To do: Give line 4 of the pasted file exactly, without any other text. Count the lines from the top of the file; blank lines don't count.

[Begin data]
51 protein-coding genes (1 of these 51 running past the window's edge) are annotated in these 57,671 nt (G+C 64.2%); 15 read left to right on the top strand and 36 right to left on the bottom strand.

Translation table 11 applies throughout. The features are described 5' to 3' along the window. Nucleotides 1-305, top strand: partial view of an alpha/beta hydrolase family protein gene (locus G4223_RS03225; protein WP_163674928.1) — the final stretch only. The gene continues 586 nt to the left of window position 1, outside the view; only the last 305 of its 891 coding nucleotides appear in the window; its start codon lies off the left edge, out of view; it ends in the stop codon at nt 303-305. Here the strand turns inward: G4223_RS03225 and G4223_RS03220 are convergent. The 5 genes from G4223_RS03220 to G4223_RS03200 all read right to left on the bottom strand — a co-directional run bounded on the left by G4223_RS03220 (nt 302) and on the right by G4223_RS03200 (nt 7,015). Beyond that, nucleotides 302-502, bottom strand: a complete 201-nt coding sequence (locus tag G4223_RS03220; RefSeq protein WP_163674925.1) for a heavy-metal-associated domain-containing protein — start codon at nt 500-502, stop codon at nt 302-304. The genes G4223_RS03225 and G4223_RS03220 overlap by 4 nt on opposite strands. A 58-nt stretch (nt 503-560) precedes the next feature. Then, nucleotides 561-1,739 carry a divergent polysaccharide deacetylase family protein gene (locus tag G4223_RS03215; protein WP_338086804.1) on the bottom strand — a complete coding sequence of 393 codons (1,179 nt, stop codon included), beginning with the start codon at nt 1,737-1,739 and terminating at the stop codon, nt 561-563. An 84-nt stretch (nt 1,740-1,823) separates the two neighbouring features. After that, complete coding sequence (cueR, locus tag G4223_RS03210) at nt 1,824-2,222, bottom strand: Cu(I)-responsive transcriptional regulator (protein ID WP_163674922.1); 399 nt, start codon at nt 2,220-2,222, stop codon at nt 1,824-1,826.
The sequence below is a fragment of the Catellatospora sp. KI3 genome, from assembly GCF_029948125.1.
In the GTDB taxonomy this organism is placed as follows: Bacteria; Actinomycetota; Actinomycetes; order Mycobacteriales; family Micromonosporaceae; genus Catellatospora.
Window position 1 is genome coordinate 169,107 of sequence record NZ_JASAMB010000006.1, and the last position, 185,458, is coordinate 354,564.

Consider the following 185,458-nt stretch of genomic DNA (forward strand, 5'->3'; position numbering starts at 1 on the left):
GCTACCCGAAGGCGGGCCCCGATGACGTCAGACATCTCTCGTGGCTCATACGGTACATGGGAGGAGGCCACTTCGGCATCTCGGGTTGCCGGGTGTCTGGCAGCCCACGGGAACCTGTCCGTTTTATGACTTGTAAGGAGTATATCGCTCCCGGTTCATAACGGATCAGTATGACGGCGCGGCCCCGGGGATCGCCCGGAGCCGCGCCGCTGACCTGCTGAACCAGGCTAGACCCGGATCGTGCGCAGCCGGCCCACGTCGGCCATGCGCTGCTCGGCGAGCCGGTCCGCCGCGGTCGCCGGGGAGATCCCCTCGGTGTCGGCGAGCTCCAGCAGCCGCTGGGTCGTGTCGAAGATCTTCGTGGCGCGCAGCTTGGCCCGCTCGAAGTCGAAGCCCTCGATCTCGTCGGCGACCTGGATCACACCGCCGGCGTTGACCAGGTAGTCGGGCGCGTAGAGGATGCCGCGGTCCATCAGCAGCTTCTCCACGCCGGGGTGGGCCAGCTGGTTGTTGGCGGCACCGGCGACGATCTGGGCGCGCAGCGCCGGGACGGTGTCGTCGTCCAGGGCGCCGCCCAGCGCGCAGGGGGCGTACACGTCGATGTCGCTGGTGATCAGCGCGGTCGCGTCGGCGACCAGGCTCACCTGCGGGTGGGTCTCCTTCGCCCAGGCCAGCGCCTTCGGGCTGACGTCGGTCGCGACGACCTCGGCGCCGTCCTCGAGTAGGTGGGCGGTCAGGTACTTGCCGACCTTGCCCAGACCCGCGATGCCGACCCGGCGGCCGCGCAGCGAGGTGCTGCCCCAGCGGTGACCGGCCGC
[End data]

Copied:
In the GTDB taxonomy this organism is placed as follows: Bacteria; Actinomycetota; Actinomycetes; order Mycobacteriales; family Micromonosporaceae; genus Catellatospora.